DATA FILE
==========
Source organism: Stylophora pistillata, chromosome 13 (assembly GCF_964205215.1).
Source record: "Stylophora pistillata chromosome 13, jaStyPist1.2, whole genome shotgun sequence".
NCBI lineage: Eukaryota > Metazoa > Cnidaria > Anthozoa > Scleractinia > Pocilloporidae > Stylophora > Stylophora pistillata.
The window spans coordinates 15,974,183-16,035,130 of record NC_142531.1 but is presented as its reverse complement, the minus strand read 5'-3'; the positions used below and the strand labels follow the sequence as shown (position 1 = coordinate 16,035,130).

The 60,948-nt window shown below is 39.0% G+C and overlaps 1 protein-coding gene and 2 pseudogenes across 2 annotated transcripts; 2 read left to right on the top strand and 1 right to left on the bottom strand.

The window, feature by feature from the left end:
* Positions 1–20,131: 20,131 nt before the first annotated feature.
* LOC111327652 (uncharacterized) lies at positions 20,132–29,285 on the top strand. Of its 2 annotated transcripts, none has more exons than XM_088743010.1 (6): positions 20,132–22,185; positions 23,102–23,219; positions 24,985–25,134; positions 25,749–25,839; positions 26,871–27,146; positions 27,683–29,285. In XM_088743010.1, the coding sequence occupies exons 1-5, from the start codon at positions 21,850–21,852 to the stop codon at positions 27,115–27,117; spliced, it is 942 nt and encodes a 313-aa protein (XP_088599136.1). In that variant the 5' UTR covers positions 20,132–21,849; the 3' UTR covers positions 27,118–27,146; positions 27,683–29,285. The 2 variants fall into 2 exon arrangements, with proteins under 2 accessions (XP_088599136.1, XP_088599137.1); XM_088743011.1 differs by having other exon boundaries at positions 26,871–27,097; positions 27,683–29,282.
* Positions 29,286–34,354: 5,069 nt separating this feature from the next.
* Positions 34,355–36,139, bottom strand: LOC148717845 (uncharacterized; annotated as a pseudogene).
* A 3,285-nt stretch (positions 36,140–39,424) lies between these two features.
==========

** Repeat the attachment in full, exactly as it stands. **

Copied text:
Source organism: Stylophora pistillata, chromosome 13 (assembly GCF_964205215.1).
Source record: "Stylophora pistillata chromosome 13, jaStyPist1.2, whole genome shotgun sequence".
NCBI lineage: Eukaryota > Metazoa > Cnidaria > Anthozoa > Scleractinia > Pocilloporidae > Stylophora > Stylophora pistillata.
The window spans coordinates 15,974,183-16,035,130 of record NC_142531.1 but is presented as its reverse complement, the minus strand read 5'-3'; the positions used below and the strand labels follow the sequence as shown (position 1 = coordinate 16,035,130).

The 60,948-nt window shown below is 39.0% G+C and overlaps 1 protein-coding gene and 2 pseudogenes across 2 annotated transcripts; 2 read left to right on the top strand and 1 right to left on the bottom strand.

The window, feature by feature from the left end:
* Positions 1–20,131: 20,131 nt before the first annotated feature.
* LOC111327652 (uncharacterized) lies at positions 20,132–29,285 on the top strand. Of its 2 annotated transcripts, none has more exons than XM_088743010.1 (6): positions 20,132–22,185; positions 23,102–23,219; positions 24,985–25,134; positions 25,749–25,839; positions 26,871–27,146; positions 27,683–29,285. In XM_088743010.1, the coding sequence occupies exons 1-5, from the start codon at positions 21,850–21,852 to the stop codon at positions 27,115–27,117; spliced, it is 942 nt and encodes a 313-aa protein (XP_088599136.1). In that variant the 5' UTR covers positions 20,132–21,849; the 3' UTR covers positions 27,118–27,146; positions 27,683–29,285. The 2 variants fall into 2 exon arrangements, with proteins under 2 accessions (XP_088599136.1, XP_088599137.1); XM_088743011.1 differs by having other exon boundaries at positions 26,871–27,097; positions 27,683–29,282.
* Positions 29,286–34,354: 5,069 nt separating this feature from the next.
* Positions 34,355–36,139, bottom strand: LOC148717845 (uncharacterized; annotated as a pseudogene).
* A 3,285-nt stretch (positions 36,140–39,424) lies between these two features.